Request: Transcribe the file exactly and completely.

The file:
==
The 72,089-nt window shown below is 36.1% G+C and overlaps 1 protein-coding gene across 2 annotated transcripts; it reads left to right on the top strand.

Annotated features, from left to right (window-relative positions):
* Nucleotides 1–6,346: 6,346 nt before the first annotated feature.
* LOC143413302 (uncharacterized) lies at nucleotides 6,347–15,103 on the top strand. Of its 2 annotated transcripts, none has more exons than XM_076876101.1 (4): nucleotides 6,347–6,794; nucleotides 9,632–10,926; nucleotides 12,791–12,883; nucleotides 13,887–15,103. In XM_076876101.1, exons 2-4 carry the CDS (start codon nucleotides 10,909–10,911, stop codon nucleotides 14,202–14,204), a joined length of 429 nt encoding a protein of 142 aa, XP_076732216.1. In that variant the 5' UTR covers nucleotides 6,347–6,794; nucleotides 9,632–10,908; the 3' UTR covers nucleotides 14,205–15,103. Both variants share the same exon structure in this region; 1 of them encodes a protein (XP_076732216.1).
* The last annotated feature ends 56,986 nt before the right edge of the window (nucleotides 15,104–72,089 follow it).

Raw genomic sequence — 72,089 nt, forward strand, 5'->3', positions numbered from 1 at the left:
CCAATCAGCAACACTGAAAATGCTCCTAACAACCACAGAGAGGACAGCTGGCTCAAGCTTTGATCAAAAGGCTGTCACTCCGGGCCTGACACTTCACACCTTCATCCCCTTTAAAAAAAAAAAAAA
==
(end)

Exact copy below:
The 72,089-nt window shown below is 36.1% G+C and overlaps 1 protein-coding gene across 2 annotated transcripts; it reads left to right on the top strand.

Annotated features, from left to right (window-relative positions):
* Nucleotides 1–6,346: 6,346 nt before the first annotated feature.
* LOC143413302 (uncharacterized) lies at nucleotides 6,347–15,103 on the top strand. Of its 2 annotated transcripts, none has more exons than XM_076876101.1 (4): nucleotides 6,347–6,794; nucleotides 9,632–10,926; nucleotides 12,791–12,883; nucleotides 13,887–15,103. In XM_076876101.1, exons 2-4 carry the CDS (start codon nucleotides 10,909–10,911, stop codon nucleotides 14,202–14,204), a joined length of 429 nt encoding a protein of 142 aa, XP_076732216.1. In that variant the 5' UTR covers nucleotides 6,347–6,794; nucleotides 9,632–10,908; the 3' UTR covers nucleotides 14,205–15,103. Both variants share the same exon structure in this region; 1 of them encodes a protein (XP_076732216.1).
* The last annotated feature ends 56,986 nt before the right edge of the window (nucleotides 15,104–72,089 follow it).

Raw genomic sequence — 72,089 nt, forward strand, 5'->3', positions numbered from 1 at the left:
CCAATCAGCAACACTGAAAATGCTCCTAACAACCACAGAGAGGACAGCTGGCTCAAGCTTTGATCAAAAGGCTGTCACTCCGGGCCTGACACTTCACACCTTCATCCCCTTTAAAAAAAAAAAAAA